Muslims have spent two-thirds of the month of Ramadan in physical restraint and silent contemplation, and it is in the last third - the last ten days of Ramadan - where the remembrance of God approaches its peak. It is during this time that the practice of fasting and prayer is perfected, and the uninhibited communication between God and His servants takes place. This is the time for the most heartfelt prayers for forgiveness, for deep soul-searching, making amends to friends, and spending freely in charity.
One of the mysteries of this part of the month is Laylat al-Qadr, the Night of Power/Majesty/Destiny (translation varies), which is said to occur on one of the odd numbered days during the last third of the month. It is on this night -- which the Qur'an says is better than 1,000 months -- where sincere prayer wipes one's sins clean. It is also during this period when it is encouraged to spend time in spiritual retreat (i'tikaf in Arabic), praying throughout the night.
A reliable hadith (saying of Prophet Muhammad) explains: "When the last one third of the night remains, our Lord, the Glorious One, descends towards the lower heaven and proclaims: 'Is there anyone supplicating to Me so that I grant his supplication? Is there anyone begging of Me for anything so that I grant him his wish? Is there anyone who seeks My forgiveness so I forgive
him?" Even with the difficulties of practicing Ramadan in America, it is hard to resist this clarion call, and a few lucky ones spend time in the mosque these last ten nights in concentrated prayer. And the really fortunate ones get to do all of the above in Mecca.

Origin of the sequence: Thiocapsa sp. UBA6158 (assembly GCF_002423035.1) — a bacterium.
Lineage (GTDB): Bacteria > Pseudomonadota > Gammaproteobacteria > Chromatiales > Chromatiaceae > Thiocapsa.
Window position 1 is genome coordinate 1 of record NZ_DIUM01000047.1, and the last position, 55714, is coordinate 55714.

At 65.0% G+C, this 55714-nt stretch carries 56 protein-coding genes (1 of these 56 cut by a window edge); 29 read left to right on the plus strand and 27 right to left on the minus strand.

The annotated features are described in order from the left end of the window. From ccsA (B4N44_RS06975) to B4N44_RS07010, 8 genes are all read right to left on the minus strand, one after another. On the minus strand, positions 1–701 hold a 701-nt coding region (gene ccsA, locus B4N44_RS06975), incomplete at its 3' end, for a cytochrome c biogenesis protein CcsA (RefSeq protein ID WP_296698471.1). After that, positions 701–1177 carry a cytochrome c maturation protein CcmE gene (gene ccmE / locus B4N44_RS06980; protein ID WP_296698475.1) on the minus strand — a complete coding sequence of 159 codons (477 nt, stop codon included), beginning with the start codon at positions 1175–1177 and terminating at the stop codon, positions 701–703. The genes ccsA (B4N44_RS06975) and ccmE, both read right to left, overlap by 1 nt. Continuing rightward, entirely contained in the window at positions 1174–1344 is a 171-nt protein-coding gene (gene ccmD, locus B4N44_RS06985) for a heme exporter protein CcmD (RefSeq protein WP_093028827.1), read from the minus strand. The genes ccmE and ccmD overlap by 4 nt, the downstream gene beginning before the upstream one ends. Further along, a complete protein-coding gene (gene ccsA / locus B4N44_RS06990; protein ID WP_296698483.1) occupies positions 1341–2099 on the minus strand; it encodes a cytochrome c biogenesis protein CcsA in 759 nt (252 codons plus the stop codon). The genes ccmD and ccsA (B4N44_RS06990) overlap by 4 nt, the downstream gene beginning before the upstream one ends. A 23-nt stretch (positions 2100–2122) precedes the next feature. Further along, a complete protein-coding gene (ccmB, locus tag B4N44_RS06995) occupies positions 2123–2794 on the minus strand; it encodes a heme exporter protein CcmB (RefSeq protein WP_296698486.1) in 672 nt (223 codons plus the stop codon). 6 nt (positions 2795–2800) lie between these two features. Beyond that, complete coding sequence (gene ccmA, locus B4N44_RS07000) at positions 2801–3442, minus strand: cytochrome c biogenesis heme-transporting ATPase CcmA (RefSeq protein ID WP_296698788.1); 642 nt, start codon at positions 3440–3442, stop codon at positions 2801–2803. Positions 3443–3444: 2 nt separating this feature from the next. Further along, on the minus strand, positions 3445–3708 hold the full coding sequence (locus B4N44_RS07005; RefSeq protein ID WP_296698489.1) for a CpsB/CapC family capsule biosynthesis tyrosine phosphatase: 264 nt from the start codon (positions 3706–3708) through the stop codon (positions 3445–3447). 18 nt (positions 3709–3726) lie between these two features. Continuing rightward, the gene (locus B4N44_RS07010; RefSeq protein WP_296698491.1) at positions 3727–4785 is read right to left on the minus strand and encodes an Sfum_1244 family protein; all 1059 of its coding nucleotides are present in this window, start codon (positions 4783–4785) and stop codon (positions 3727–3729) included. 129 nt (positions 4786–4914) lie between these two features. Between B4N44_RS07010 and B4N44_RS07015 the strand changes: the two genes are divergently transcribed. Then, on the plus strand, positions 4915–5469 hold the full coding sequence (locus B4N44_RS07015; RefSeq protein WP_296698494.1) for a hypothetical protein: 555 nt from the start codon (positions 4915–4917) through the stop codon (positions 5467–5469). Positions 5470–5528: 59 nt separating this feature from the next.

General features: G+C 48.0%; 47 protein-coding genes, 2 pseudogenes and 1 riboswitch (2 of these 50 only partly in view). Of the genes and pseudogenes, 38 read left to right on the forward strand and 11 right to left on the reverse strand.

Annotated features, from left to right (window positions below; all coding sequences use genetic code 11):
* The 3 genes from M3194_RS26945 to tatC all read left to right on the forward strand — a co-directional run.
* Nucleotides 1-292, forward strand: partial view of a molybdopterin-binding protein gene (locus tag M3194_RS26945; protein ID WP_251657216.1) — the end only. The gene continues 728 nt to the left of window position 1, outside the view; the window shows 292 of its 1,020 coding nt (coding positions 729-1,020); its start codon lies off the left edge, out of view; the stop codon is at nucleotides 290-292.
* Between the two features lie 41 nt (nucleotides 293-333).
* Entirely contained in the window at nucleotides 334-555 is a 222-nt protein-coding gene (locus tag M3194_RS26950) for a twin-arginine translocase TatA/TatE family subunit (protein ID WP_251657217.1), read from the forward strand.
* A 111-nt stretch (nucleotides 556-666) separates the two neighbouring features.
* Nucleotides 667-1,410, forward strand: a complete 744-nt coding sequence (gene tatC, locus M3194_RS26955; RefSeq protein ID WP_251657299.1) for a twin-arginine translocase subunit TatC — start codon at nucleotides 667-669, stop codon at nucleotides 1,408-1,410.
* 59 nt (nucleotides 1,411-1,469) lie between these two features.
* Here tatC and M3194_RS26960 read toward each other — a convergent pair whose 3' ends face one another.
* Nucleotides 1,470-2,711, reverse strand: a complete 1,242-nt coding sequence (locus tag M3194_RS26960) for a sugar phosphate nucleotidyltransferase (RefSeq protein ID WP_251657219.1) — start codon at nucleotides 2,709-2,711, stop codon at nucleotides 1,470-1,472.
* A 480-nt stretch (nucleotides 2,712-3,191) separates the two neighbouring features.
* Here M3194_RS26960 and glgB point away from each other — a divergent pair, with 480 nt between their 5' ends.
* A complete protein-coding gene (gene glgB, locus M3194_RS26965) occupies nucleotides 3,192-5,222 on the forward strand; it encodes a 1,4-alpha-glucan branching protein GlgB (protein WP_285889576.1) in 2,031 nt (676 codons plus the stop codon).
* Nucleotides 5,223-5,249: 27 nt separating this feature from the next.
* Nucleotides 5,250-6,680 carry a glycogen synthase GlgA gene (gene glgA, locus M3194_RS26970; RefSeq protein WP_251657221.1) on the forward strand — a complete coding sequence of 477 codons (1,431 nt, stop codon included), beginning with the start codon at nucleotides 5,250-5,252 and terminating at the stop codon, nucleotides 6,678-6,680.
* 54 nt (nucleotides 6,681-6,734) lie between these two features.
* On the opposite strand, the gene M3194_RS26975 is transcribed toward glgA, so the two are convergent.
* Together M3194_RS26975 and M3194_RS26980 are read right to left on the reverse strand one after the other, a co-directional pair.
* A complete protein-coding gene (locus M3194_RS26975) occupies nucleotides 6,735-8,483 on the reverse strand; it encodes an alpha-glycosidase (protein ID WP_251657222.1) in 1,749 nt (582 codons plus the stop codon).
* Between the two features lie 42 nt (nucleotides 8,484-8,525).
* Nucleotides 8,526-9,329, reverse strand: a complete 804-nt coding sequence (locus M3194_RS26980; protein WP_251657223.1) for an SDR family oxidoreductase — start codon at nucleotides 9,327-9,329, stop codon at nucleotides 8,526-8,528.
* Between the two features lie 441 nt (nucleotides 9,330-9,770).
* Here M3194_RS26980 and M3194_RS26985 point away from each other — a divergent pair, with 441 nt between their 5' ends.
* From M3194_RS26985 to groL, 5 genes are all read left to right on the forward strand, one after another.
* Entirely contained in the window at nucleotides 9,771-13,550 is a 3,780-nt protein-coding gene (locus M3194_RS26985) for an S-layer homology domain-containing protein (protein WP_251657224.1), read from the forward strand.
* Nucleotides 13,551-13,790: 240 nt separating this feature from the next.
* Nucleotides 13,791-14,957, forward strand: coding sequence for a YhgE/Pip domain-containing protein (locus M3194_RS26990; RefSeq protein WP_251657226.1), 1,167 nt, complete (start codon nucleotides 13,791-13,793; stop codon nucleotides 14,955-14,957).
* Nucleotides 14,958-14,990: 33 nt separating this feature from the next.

Of course, those of us who do not have the luxury of extra vacation time have to make do with lesser alternatives. One such alternative that is well-suited to life in America (and that I hope is replicated elsewhere) is the AMILA Ramadan Spiritual Retreat, a weekend gathering that was held last week at the Pigeon Point Lighthouse along the northern California coast. This retreat has been held for 16 years, and I've been fortunate to attend seven of them. A small group of men and women gather, joined by a few religious scholars, and engage in religious discussion, joint prayer, and dhikr (chanted remembrance of God).
It is difficult to describe the feeling of connection to God during these last few days. You have walked away from all that is familiar to you, staying up in the middle of the night when your body cries for your bed, holding your hands out in anticipation of catching divine mercy as it falls from the skies. There is a serenity in doing it alone, but there is also a beauty in doing it with other worshippers. It is, in many ways, the heart of Ramadan.
Shahed Amanullah, a frequent Beliefnet contributor, is one of the country's foremost Muslim journalists. He has harnessed the power of the Internet to spread a positive view of Islam. Amanullah is the editor of altmuslim.com, a Muslim news website, and founder of Halalfire Media, a network of Muslim-themed websites with more than five million annual visitors. Through his work Amanullah has tapped into a strong force of online activism. He lives in Texas with his wife and two sons, and looks forward to the spiritual rewards of Ramadan every year.